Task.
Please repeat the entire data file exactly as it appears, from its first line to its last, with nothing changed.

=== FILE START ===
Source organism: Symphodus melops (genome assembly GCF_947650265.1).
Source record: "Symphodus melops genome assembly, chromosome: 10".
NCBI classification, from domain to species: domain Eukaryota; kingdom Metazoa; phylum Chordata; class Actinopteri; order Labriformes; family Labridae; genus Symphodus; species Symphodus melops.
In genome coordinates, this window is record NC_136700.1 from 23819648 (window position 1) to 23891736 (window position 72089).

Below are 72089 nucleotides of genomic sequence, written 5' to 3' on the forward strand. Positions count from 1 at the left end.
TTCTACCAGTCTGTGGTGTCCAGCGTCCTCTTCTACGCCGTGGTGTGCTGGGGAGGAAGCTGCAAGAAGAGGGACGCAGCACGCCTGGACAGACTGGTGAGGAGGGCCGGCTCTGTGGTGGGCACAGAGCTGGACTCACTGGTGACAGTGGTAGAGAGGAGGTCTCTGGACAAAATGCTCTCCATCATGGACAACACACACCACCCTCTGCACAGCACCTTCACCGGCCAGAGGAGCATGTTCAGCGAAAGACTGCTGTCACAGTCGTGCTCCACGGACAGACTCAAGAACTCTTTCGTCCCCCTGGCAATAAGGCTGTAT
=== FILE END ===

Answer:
Source organism: Symphodus melops (genome assembly GCF_947650265.1).
Source record: "Symphodus melops genome assembly, chromosome: 10".
NCBI classification, from domain to species: domain Eukaryota; kingdom Metazoa; phylum Chordata; class Actinopteri; order Labriformes; family Labridae; genus Symphodus; species Symphodus melops.
In genome coordinates, this window is record NC_136700.1 from 23819648 (window position 1) to 23891736 (window position 72089).

Below are 72089 nucleotides of genomic sequence, written 5' to 3' on the forward strand. Positions count from 1 at the left end.
TTCTACCAGTCTGTGGTGTCCAGCGTCCTCTTCTACGCCGTGGTGTGCTGGGGAGGAAGCTGCAAGAAGAGGGACGCAGCACGCCTGGACAGACTGGTGAGGAGGGCCGGCTCTGTGGTGGGCACAGAGCTGGACTCACTGGTGACAGTGGTAGAGAGGAGGTCTCTGGACAAAATGCTCTCCATCATGGACAACACACACCACCCTCTGCACAGCACCTTCACCGGCCAGAGGAGCATGTTCAGCGAAAGACTGCTGTCACAGTCGTGCTCCACGGACAGACTCAAGAACTCTTTCGTCCCCCTGGCAATAAGGCTGTAT